Most of us dislike Donald Trump. He’s an overprivileged slob who doesn’t mind holding federal employees and the rest of the country hostage to carry out an absurd agenda.
Some of us can recall times when our lives were damaged by people of privileged backgrounds who placed entitlement before respect or empathy. We were good to them, but when we needed some small favor in return we were told, “Gee, I’m busy right now,” or worse, “How dare you?”
It can be more extreme than that, but for the sake of brevity I’ll stick to general examples.
Depending on whether you identify as conservative, liberal or something in between, you may have some preconceived idea of which is less excusable: The so-called elite debutante who has nothing to offer but entitlement talk (“This country would be nowhere without my family because we’re the ones who create jobs! Of course we shouldn’t pay taxes!”), or the take-whatever-I-can-get person who has no real future because of past hardship and abuse.
Although the latter person is more likely to be held accountable for breaking the law (as well as falsely convicted), most of us find it easier to pity the individual who was never given a chance. However, that attitude changes after a sixth-grade-dropout-turned-fast-food-worker throws hot coffee in your face.
Maybe we should look at ourselves before taking this much further. How many times have each of us taken advantage of something we shouldn’t have, using the convenient reasoning that we’ve given so much, and should get something in return? Have you ever shoplifted an item you don’t even need, with the logic that you’ve spent thousands of dollars in the store during the past few years, and management is gouging on prices anyway? Have you ever knowingly let down your child and defended your actions by recalling how many diapers you changed when the kid was a baby?
Acting on impulse is tempting because, well, it’s impulse.
In this blog post, I will not target the stereotype “welfare bum.” The person who receives a government check is not committing an act of aggression, and regardless of what some Republicans might claim that person is not bringing down the country. The person who receives taxpayer-funded benefits, whether short-term or long-term, may have complicated reasons for accepting that assistance. Please, never judge that individual/family.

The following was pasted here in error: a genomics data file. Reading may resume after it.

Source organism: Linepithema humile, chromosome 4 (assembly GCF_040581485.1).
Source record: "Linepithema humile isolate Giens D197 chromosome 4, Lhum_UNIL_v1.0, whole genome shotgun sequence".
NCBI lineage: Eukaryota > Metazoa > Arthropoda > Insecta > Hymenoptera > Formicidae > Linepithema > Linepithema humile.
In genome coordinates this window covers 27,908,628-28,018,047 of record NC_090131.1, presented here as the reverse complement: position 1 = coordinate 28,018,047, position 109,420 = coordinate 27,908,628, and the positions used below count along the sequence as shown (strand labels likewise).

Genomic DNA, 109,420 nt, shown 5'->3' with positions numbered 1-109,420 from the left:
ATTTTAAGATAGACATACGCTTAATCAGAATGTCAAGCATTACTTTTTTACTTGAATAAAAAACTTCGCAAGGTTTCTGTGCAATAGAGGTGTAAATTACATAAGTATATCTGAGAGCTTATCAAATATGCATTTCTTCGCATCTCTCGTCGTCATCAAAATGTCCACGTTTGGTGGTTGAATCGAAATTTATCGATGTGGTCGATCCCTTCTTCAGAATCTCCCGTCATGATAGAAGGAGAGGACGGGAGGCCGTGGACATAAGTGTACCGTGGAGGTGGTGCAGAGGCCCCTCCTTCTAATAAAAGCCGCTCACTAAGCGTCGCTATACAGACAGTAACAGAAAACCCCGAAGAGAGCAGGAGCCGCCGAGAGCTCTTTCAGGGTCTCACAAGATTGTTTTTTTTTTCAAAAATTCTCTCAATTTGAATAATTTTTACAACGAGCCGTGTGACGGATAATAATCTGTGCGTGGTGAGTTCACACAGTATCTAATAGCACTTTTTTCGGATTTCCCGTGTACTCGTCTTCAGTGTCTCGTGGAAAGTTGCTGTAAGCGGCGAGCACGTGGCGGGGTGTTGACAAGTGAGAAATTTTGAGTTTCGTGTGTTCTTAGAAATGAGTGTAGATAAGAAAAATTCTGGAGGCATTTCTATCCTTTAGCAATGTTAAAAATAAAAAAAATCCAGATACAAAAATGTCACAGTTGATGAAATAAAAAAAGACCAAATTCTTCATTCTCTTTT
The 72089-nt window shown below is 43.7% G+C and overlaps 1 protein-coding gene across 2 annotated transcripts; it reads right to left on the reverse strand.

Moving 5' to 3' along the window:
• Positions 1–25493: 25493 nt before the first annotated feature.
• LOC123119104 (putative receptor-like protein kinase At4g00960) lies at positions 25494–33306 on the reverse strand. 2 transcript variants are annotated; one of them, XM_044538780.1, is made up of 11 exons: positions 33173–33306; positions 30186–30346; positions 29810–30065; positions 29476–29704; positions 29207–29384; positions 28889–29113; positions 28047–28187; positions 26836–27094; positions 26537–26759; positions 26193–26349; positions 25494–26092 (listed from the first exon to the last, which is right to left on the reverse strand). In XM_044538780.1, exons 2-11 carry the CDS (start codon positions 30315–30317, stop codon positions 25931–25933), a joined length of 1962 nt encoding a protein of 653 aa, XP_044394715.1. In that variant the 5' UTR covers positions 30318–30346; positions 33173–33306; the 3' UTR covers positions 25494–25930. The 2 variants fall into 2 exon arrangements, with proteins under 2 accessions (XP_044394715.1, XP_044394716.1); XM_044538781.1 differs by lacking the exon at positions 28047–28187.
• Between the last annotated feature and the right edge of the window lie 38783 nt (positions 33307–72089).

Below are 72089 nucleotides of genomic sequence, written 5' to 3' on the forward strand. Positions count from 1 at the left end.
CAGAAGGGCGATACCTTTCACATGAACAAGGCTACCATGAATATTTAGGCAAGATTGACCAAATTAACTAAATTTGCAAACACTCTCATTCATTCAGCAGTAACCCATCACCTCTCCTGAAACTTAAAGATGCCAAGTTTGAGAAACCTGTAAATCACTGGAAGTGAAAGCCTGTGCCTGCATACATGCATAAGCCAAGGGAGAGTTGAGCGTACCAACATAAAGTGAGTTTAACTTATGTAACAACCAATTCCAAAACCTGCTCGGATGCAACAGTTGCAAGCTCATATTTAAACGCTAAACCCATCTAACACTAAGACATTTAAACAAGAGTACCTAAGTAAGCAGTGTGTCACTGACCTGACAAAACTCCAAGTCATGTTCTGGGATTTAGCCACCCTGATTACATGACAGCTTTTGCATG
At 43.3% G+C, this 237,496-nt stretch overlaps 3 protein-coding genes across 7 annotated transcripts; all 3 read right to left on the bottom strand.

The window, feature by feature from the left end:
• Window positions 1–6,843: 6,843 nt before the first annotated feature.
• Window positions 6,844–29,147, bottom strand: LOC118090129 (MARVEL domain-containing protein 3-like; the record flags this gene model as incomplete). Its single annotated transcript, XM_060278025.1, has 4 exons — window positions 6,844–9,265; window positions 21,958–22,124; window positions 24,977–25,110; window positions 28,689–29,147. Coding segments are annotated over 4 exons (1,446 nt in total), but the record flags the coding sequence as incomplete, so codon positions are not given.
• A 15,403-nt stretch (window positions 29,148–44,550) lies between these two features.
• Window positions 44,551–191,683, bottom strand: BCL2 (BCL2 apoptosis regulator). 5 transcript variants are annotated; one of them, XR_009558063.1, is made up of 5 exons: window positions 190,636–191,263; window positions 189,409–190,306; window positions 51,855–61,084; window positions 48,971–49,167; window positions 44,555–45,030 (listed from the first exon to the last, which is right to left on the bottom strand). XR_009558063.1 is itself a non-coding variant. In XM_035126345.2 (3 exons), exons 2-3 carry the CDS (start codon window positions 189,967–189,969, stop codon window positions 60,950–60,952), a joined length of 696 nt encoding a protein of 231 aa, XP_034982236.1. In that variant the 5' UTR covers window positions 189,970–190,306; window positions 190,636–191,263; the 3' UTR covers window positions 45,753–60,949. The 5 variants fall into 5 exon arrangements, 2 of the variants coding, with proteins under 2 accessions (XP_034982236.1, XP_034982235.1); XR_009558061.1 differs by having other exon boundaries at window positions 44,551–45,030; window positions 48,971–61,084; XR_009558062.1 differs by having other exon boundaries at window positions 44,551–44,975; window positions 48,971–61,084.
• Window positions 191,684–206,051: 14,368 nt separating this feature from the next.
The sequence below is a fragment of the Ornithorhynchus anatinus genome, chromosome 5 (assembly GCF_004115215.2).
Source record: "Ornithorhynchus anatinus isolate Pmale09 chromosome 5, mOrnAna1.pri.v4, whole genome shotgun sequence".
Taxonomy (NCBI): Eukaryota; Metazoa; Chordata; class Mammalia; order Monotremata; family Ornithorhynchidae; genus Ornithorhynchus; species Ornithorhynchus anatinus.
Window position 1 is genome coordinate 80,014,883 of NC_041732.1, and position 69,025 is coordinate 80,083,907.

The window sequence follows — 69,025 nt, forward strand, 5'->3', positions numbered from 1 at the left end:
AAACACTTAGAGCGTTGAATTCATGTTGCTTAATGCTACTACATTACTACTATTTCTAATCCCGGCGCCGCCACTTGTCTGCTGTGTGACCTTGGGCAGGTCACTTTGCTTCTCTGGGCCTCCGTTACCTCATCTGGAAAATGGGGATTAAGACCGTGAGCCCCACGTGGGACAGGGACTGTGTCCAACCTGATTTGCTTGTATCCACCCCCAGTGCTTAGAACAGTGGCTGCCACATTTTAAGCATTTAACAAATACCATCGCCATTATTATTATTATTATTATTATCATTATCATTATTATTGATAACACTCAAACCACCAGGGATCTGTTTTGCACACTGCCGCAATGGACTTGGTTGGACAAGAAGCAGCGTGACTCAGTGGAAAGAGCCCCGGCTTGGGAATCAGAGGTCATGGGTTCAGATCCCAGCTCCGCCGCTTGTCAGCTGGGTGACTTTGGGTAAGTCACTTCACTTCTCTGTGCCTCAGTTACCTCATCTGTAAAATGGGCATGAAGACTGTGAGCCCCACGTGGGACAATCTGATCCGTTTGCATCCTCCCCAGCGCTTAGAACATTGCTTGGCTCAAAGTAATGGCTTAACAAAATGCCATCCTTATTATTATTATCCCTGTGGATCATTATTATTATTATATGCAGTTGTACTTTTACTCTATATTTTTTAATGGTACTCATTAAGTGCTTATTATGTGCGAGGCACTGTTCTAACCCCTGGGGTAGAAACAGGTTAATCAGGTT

The proverbial spoiled rich kids actually fall on all points the privilege spectrum. Those people may be venting on vulnerable individuals to even the score against their own abusive parents, the schoolyard bullies they knew years earlier, or the fact that they had to grow up without basics (food, shelter or something less tangible).
I know something about childhood scars. Although my upbringing was not what outsiders called deprived or depraved, it was.
Many of us have horrific inner demons, and some of those demons originated with external stress. We have times when we’d like to make the world pay for the fact that our lives are damaged, but if we’re thinking clearly we won’t attempt it.
I am not vicious with heterosexual men, although some of them played a huge role in the ways my childhood, adolescence and adulthood before age forty were damaged. Other men did not intervene, and during childhood and adolescence the adults who supposedly were responsible for my safety did not defend me. The aggressors were not men I consented to have anything to do with. Although I was more vulnerable than most of my peers, those men were drawn to me for the same reasons they were drawn to other young women. They felt entitled because of one of two things: